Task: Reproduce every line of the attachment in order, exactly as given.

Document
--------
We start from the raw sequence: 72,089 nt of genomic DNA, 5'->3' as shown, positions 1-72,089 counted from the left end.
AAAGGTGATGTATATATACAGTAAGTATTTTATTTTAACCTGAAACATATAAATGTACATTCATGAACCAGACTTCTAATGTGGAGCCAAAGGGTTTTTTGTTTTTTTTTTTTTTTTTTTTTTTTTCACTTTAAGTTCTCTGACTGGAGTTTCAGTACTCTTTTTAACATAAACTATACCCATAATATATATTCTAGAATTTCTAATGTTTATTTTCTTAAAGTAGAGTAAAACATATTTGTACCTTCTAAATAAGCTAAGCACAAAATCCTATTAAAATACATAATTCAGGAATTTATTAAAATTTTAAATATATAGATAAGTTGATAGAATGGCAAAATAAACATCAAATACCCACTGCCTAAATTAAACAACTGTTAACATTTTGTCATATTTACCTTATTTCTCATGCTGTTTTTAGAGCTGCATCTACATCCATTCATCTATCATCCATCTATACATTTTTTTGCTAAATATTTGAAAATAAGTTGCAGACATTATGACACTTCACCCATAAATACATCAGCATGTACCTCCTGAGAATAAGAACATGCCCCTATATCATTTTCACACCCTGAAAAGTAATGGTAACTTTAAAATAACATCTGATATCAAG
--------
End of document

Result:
We start from the raw sequence: 72,089 nt of genomic DNA, 5'->3' as shown, positions 1-72,089 counted from the left end.
AAAGGTGATGTATATATACAGTAAGTATTTTATTTTAACCTGAAACATATAAATGTACATTCATGAACCAGACTTCTAATGTGGAGCCAAAGGGTTTTTTGTTTTTTTTTTTTTTTTTTTTTTTTTCACTTTAAGTTCTCTGACTGGAGTTTCAGTACTCTTTTTAACATAAACTATACCCATAATATATATTCTAGAATTTCTAATGTTTATTTTCTTAAAGTAGAGTAAAACATATTTGTACCTTCTAAATAAGCTAAGCACAAAATCCTATTAAAATACATAATTCAGGAATTTATTAAAATTTTAAATATATAGATAAGTTGATAGAATGGCAAAATAAACATCAAATACCCACTGCCTAAATTAAACAACTGTTAACATTTTGTCATATTTACCTTATTTCTCATGCTGTTTTTAGAGCTGCATCTACATCCATTCATCTATCATCCATCTATACATTTTTTTGCTAAATATTTGAAAATAAGTTGCAGACATTATGACACTTCACCCATAAATACATCAGCATGTACCTCCTGAGAATAAGAACATGCCCCTATATCATTTTCACACCCTGAAAAGTAATGGTAACTTTAAAATAACATCTGATATCAAG